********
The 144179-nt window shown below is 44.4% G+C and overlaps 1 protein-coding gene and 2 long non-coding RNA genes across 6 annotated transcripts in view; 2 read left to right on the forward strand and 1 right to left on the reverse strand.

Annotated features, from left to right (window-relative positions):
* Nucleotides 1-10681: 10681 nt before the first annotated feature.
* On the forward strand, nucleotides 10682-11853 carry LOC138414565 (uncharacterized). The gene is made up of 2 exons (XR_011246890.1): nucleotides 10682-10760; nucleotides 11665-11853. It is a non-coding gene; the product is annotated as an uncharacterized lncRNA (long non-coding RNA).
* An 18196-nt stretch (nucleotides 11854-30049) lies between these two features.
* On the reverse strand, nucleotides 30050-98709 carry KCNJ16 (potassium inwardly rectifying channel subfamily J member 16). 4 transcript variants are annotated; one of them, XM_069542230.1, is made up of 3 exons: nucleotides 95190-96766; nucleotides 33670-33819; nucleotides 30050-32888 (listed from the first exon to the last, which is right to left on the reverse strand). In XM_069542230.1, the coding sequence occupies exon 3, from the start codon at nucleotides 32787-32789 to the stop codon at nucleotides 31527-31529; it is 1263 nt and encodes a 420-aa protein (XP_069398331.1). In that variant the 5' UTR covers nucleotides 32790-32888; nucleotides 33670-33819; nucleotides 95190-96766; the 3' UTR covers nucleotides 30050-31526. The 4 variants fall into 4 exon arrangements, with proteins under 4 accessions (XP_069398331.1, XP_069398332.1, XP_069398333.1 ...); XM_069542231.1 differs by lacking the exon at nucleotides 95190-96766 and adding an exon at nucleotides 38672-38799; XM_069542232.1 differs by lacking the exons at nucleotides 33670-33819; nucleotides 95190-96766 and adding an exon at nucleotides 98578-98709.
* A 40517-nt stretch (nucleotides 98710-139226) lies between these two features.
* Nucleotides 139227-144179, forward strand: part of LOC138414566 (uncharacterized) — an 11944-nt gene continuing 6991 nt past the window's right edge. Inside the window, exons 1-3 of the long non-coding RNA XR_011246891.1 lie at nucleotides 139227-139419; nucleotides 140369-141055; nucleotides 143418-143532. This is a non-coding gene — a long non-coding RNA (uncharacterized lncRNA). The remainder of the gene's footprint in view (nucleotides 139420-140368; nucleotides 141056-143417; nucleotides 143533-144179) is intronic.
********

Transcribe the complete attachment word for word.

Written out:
The 144179-nt window shown below is 44.4% G+C and overlaps 1 protein-coding gene and 2 long non-coding RNA genes across 6 annotated transcripts in view; 2 read left to right on the forward strand and 1 right to left on the reverse strand.

Annotated features, from left to right (window-relative positions):
* Nucleotides 1-10681: 10681 nt before the first annotated feature.
* On the forward strand, nucleotides 10682-11853 carry LOC138414565 (uncharacterized). The gene is made up of 2 exons (XR_011246890.1): nucleotides 10682-10760; nucleotides 11665-11853. It is a non-coding gene; the product is annotated as an uncharacterized lncRNA (long non-coding RNA).
* An 18196-nt stretch (nucleotides 11854-30049) lies between these two features.
* On the reverse strand, nucleotides 30050-98709 carry KCNJ16 (potassium inwardly rectifying channel subfamily J member 16). 4 transcript variants are annotated; one of them, XM_069542230.1, is made up of 3 exons: nucleotides 95190-96766; nucleotides 33670-33819; nucleotides 30050-32888 (listed from the first exon to the last, which is right to left on the reverse strand). In XM_069542230.1, the coding sequence occupies exon 3, from the start codon at nucleotides 32787-32789 to the stop codon at nucleotides 31527-31529; it is 1263 nt and encodes a 420-aa protein (XP_069398331.1). In that variant the 5' UTR covers nucleotides 32790-32888; nucleotides 33670-33819; nucleotides 95190-96766; the 3' UTR covers nucleotides 30050-31526. The 4 variants fall into 4 exon arrangements, with proteins under 4 accessions (XP_069398331.1, XP_069398332.1, XP_069398333.1 ...); XM_069542231.1 differs by lacking the exon at nucleotides 95190-96766 and adding an exon at nucleotides 38672-38799; XM_069542232.1 differs by lacking the exons at nucleotides 33670-33819; nucleotides 95190-96766 and adding an exon at nucleotides 98578-98709.
* A 40517-nt stretch (nucleotides 98710-139226) lies between these two features.
* Nucleotides 139227-144179, forward strand: part of LOC138414566 (uncharacterized) — an 11944-nt gene continuing 6991 nt past the window's right edge. Inside the window, exons 1-3 of the long non-coding RNA XR_011246891.1 lie at nucleotides 139227-139419; nucleotides 140369-141055; nucleotides 143418-143532. This is a non-coding gene — a long non-coding RNA (uncharacterized lncRNA). The remainder of the gene's footprint in view (nucleotides 139420-140368; nucleotides 141056-143417; nucleotides 143533-144179) is intronic.